Y’all would’ve missed a chance to laugh.
It was right here, on this very page, free gratis and formatted in pristine Arial font. The single most mind-blowingly epic flash fiction piece to appear on this blog since Wild Radish was right here, and it seems to have been entirely overlooked.
It has alienation, estrangement and the abject stagnation of the human soul. It has lizards and weeds, bad coffee, an unnamed protagonist waiting in vain for rescue or redemption. There’s a named character who never even appears. I’m telling you people, it’s Waiting for Godot revisited for the single serving crowd. There’s lost love, existential pathos, and an unlocked but unapproachable garage, which may or may not be the portal to some life-rending metamorphosis.
It has the fall of night and the pall of midnight, hopeless except for the prospect of breakfast. So that finally after a wandering generation has forgotten him, we see that Kerouac was right about how evening comes
… just before the coming of complete night that blesses the earth, darkens all rivers, cups the peaks and folds the final shore in, and nobody, nobody knows what’s going to happen to anybody else besides the forlorn rags of growing old.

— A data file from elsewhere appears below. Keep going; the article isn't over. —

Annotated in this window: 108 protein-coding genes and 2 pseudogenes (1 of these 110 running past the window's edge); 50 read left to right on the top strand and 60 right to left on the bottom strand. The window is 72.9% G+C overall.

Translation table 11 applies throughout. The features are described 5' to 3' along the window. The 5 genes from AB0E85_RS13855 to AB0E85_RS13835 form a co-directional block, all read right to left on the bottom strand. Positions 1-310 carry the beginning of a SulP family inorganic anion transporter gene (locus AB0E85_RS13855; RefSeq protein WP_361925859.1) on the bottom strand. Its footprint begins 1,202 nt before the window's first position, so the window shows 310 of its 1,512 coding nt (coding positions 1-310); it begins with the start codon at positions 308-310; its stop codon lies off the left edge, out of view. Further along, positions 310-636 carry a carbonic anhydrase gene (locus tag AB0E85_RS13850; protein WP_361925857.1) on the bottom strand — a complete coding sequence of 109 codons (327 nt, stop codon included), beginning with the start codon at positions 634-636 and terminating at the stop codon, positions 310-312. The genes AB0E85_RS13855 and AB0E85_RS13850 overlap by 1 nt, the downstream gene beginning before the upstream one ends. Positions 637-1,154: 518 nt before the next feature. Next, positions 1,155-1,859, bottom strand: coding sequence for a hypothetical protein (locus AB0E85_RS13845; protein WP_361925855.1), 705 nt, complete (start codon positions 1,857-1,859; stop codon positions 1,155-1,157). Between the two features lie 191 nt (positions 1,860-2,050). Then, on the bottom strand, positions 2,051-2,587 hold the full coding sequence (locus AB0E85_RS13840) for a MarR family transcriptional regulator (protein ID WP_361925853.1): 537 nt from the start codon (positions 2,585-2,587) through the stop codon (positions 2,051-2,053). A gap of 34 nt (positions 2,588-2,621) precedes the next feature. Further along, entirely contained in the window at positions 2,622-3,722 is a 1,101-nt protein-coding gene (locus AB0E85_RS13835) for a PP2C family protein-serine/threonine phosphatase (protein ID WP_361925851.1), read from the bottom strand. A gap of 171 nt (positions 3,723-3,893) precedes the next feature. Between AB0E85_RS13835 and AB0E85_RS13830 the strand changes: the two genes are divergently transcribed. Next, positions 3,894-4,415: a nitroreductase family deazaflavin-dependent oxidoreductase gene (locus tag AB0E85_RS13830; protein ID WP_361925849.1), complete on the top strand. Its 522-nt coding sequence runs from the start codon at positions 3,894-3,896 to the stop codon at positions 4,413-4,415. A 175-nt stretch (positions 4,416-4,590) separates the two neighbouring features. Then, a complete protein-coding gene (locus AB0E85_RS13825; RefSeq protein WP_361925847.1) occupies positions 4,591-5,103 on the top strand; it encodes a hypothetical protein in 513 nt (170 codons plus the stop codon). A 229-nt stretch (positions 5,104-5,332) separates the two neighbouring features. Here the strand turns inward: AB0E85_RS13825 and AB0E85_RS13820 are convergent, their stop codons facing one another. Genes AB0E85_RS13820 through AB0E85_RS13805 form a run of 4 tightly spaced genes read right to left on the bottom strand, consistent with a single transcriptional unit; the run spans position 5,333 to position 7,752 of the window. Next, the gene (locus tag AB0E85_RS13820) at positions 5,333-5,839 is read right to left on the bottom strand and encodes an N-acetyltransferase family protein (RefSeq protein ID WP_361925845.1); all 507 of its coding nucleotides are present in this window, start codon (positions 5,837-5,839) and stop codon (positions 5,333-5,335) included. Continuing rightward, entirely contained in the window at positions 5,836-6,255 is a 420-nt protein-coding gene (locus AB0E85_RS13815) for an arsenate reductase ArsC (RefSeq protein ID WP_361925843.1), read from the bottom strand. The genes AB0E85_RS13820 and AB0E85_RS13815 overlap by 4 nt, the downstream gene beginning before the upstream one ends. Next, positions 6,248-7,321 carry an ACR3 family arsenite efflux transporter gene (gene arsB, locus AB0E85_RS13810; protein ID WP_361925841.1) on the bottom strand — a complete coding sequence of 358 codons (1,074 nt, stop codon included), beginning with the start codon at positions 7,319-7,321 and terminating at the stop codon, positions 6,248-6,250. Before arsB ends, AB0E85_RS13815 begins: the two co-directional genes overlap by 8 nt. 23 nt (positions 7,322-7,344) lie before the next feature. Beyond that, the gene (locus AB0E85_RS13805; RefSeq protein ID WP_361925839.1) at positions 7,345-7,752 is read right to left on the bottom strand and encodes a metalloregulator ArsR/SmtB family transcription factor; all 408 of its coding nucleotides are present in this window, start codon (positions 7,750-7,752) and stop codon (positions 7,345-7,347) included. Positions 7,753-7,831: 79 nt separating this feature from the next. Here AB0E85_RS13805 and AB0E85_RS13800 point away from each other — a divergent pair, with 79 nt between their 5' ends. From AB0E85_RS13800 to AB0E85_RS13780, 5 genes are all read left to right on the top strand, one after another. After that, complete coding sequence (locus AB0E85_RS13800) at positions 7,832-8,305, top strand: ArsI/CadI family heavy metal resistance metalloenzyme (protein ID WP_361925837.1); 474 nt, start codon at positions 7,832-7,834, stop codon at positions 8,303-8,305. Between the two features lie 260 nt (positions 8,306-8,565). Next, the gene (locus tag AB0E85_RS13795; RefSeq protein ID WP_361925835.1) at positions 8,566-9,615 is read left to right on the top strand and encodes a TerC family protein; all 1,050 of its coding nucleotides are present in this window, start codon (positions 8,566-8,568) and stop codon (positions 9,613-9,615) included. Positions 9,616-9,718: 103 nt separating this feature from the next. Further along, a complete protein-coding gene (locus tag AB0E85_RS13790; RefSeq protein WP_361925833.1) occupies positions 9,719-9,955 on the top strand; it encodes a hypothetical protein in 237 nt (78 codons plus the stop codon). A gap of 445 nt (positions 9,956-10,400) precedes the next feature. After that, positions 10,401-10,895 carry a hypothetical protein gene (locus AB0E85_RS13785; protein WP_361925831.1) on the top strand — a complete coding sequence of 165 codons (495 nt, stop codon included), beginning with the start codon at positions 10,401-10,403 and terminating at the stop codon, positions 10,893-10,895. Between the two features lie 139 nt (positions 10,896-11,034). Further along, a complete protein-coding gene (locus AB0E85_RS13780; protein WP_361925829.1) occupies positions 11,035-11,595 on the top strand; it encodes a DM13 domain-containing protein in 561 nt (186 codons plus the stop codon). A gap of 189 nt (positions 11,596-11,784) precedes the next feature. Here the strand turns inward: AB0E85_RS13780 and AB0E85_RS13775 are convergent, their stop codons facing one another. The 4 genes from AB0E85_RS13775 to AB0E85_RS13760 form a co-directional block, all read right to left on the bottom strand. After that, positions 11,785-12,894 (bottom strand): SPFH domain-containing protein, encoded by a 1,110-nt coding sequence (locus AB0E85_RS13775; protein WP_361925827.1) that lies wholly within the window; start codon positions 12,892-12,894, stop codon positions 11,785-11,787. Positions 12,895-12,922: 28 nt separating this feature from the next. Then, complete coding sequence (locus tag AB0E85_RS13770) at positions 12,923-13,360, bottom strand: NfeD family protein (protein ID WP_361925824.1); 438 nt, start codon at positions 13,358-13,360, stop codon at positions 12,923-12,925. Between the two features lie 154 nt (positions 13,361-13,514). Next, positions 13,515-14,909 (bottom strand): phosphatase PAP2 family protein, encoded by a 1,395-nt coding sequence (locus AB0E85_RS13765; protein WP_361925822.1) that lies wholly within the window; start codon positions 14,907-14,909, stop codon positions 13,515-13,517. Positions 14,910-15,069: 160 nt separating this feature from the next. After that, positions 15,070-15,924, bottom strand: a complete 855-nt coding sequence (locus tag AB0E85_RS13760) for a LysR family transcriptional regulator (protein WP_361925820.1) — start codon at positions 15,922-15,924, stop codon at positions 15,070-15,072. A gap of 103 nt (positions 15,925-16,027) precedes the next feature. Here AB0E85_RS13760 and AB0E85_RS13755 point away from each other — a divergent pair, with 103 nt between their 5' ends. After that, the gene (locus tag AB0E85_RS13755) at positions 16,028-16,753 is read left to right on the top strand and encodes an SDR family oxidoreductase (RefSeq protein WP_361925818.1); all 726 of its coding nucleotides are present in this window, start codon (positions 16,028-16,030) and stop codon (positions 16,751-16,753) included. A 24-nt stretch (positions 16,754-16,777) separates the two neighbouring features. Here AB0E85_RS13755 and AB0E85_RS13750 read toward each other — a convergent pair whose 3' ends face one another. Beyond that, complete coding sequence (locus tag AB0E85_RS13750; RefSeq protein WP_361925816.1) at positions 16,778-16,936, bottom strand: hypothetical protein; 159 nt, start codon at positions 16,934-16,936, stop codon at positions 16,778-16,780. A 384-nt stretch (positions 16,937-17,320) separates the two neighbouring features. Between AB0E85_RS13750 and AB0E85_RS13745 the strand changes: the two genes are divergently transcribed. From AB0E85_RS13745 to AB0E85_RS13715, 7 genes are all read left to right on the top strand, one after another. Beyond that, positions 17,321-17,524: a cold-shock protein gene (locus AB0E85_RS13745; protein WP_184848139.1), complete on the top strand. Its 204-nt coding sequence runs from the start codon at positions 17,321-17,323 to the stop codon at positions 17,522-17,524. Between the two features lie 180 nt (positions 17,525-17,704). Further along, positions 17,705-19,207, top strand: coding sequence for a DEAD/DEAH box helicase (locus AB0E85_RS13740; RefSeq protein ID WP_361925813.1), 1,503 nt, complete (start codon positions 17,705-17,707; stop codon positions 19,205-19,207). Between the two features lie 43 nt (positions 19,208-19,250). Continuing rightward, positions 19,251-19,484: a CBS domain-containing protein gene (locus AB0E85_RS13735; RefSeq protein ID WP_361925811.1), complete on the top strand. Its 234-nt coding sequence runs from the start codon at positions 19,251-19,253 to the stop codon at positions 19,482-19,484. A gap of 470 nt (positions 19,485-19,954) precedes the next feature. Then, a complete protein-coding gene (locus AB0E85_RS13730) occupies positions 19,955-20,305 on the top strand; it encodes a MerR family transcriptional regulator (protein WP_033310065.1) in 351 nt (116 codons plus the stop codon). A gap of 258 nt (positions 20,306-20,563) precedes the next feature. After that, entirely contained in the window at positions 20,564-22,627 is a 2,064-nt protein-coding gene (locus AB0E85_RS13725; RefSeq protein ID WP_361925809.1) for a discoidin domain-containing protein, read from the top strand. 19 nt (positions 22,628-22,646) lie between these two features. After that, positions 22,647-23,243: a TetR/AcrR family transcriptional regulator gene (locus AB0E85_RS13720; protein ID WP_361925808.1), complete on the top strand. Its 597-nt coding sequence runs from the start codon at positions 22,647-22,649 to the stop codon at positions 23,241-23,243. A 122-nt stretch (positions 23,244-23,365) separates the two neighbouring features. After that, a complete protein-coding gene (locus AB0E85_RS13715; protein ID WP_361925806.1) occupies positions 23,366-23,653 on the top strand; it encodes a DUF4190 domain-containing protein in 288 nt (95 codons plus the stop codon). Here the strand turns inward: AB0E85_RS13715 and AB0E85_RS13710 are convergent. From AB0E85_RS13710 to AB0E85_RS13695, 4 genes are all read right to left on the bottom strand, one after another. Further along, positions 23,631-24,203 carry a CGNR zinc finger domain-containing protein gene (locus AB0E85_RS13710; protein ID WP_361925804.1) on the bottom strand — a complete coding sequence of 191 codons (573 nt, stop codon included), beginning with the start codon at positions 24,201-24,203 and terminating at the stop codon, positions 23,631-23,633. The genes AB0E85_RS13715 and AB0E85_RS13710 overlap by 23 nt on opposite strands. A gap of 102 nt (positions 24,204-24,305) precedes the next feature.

This story is what Who’s Afraid of Virginia Woolf could have been, if only that shrewish Martha had had the decency to decamp with her pity party and leave that poor bastard George in solitude and in peace.
We might all end up wearing those forlorn rags by the end of my tale, but for that breakfast teetering on the very cusp of oblivion. And some tiny mustard seed of faith that – as Cormac McCarthy wrote – the right and God-made sun might rise for all and without distinction.
And finally – O wonders! – the whole misbegotten story of bleak humanity on the edge of a lake framed like a great lidless eye, will if printed out in a standard font fit on but the two sides of a single sheet of cheapass paper. I’m sayin’ it’s short.
Anyway, I don’t know what brought you here, or what you might be looking for, but here it is:
The story of two men withdrawn to contemplation on the shore of a nameless, remote and treeless lake in California’s high desert. The fun starts when one of the hermits fails to show up for the story at all.
The sky is beautiful and clear. From the Santa Lucias to Tehachapi, it stands disaffected, unashamed, unchallenged by impertinent clouds. How can a man look on all that sky and not feel drawn to self examination, called to make accounting of himself? Our man is thinking about his shoes. …
No man passes through this world and leaves the fabric of existence just the same. There is a ripple or a wave; for better or not, things can never be the same. And he does worry about that, about how he might accidentally cause damage. He has seen the chaos that a careless word can bring, and the churning of the wind in just the smallest dose of hate. …
Now he’s not so sure that time exists at all, except when he’s waiting – like tonight – or seeing how the lines around his eyes are getting deep. Reminds him not so much of crows as of a confluence of rivers.
Yeah, OK, I’m kidding around. But it would be cool if some people would read it and let me know what they think.